It's often hard to distinguish between a cold or flu virus, but there are some important clues that can help you tell the difference, says Antoinette M. Cheney, DO, of Lone Tree, CO, a spokesperson for the American Osteopathic Association (AOA) and faculty member at Rocky Vista University College of Osteopathic Medicine.

Cheney points out that while some cold and flu symptoms are similar—including congestion, headache, and cough—the flu usually makes you feel much worse than a cold causing fever, body aches, and extreme fatigue.

"When you have a cold you may not feel like getting out of bed, while when you have the flu your body tends to ache so bad[ly] you actually can't get out of bed," Cheney explains.

Complications of Cold and Flu Symptoms

Both the flu and a cold can put you at risk for experiencing complications, but they are usually worse with the flu than a cold, she says. For instance, a cold virus can make you more susceptible to getting a sinus infection, which can be a bacterial illness that may (although not always) require antibiotics. On the other hand, the flu can progress into pneumonia, which can be quite dangerous, or even fatal for very young children, the elderly, and people with a compromised immune system.

What to Do About a Cold or the Flu

If you suspect you have the flu, see your doctor. She can perform a test to confirm the diagnosis and then prescribe an anti-viral medication to lessen the duration of the symptoms, although it won't prevent them entirely.

Cold and Flu Treatment

In the meantime, Cheney offers the following cold and flu treatment tips to help ease the worst of your suffering:

  • Take an aspirin or a form of ibuprofen to treat fever and body aches.
  • Use a decongestant and cough medicine to deal with nasal and respiratory congestion.
  • Read the labels of over-the-counter cold and flu remedies, since some contain multiple medicines. You don't want to over-treat yourself.
  • Check with your doctor or pharmacist if you take prescription medications or have any health concerns that could put you at risk for serious side effects.
  • Use a neti pot or nasal irrigation system to lessen nasal congestion and help drain sinuses.
  • If you have the flu, stay home. This virus can be very contagious.

Always aim to prevent the flu. That's why it's important to get a flu shot every year to help keep you from getting sick. (If you have an egg allergy, speak with your doctor to see if getting the flu shot would be safe for you.) Although some people worry that the vaccine can give them the flu, Cheney says this is a myth.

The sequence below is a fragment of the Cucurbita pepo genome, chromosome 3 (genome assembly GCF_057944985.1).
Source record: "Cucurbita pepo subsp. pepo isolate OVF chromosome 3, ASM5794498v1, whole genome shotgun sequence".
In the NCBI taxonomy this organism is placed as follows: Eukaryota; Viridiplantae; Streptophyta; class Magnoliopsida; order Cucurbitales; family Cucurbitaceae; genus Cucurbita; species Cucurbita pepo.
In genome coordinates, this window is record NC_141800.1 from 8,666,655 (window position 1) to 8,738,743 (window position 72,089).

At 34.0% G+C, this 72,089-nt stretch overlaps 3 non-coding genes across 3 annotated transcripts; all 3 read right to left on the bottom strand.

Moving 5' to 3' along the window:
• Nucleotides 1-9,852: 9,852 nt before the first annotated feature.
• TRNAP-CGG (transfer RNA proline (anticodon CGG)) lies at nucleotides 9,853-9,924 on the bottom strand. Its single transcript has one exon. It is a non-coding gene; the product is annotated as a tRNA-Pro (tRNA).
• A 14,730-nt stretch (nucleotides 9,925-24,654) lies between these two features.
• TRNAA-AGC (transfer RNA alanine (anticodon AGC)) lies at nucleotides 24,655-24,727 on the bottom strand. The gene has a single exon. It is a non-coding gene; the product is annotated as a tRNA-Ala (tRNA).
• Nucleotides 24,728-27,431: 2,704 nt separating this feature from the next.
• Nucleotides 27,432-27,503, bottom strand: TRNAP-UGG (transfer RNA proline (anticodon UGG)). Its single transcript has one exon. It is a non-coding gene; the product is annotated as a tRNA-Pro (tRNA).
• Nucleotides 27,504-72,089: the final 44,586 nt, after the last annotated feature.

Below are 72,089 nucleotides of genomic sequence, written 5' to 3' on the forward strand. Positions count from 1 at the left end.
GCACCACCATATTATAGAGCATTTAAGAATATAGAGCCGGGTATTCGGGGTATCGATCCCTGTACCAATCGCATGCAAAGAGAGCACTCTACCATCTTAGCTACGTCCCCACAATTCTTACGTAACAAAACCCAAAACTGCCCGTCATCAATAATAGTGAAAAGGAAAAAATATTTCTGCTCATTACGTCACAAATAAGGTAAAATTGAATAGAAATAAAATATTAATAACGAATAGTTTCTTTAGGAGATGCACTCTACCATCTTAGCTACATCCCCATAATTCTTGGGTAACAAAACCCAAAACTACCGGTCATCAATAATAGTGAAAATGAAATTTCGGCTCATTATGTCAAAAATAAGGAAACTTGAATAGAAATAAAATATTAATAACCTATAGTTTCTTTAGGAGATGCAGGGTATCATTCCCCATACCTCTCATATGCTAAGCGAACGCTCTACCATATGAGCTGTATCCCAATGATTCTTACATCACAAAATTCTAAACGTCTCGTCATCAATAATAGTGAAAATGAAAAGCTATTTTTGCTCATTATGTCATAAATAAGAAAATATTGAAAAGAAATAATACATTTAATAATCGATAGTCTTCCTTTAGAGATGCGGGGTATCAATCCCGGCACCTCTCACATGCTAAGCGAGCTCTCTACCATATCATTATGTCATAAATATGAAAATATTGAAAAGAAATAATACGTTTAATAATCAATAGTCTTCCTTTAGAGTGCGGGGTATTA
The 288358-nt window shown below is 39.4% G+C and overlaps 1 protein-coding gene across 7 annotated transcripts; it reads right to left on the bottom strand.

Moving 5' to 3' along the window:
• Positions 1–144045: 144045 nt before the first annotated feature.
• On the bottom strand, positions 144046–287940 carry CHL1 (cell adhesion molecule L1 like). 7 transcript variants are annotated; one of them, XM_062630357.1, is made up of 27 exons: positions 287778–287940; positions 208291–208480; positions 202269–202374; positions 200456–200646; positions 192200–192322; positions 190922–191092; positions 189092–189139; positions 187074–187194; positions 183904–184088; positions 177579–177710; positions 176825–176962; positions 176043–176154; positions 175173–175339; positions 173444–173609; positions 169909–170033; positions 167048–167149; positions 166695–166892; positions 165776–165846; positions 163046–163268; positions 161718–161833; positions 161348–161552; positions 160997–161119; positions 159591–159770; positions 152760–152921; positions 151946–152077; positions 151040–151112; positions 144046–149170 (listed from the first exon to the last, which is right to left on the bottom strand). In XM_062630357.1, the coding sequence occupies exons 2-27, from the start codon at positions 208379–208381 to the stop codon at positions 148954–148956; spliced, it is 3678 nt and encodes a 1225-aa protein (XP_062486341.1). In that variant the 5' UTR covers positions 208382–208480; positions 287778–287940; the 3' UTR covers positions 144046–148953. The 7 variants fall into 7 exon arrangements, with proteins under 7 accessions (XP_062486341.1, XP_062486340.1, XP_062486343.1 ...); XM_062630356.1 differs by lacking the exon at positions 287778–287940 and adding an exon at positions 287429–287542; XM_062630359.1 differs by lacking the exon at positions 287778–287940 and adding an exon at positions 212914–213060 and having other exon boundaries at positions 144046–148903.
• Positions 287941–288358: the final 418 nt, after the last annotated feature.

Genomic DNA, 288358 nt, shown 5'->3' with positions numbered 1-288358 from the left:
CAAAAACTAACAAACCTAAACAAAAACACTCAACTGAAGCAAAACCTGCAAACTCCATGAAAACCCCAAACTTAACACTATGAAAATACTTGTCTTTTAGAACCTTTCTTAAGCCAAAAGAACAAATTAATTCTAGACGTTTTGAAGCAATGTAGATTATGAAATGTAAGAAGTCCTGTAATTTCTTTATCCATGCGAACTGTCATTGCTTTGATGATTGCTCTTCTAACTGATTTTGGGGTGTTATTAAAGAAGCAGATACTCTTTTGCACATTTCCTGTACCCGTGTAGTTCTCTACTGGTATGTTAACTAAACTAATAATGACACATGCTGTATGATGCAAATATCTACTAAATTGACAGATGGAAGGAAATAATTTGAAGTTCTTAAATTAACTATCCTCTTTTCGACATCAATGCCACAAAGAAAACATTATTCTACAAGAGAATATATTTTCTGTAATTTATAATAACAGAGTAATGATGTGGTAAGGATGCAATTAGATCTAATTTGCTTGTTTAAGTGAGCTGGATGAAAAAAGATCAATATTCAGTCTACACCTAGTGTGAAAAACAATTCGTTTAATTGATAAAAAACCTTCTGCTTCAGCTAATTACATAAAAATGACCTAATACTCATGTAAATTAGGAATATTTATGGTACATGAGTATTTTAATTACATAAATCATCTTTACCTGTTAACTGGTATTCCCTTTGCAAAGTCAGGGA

"You cannot get the flu from a flu shot because the flu shot contains [a] dead virus," she points out. "What can occasionally happen, however, is that when you get the shot, your body poses an immune [system] response that may sometimes temporarily weaken your immune system's resistance to other viruses and bacteria. Therefore, sometimes people get a cold or virus after getting a flu shot and make the association, but that's not the case."

However, Cheney says that it is still possible to get the flu even if you've had a flu shot.

"Many different strains of the flu exist and though the medical community tries to predict what strains will be present during the flu season (and that's what the vaccine is made of), there is always a chance that the strain you are vaccinated with is not the strain that you may get exposed to."

Be Proactive

This makes it essential to protect yourself extra well during cold and flu season. Cheney's recommendations to keep yourself healthy:

  • Wash your hands regularly
  • Avoid touching your face
  • Get plenty of sleep
  • Eat a balanced diet
  • Exercise regularly
  • Limit alcohol consumption
  • Steer clear of sick people

Dr. Cheney notes that if a family member, colleague, or friend you've had close contact with comes down with the flu, ask your doctor for an anti-viral medication to help prevent yourself from falling ill, too.

Dr. Antoinette Cheney reviewed this article.



American Lung Association. "Cold and Flu Guidelines." N.d. Web. 16 Dec. 2012.

Antoinette M. Cheney, DO. American Osteopathic Association. Email interview. 11 Dec. 2012.

Jordan Lite. "What's the Difference Between Cold and Flu?" Scientific American. 12 Dec. 2008. Web. 16 Dec. 2012.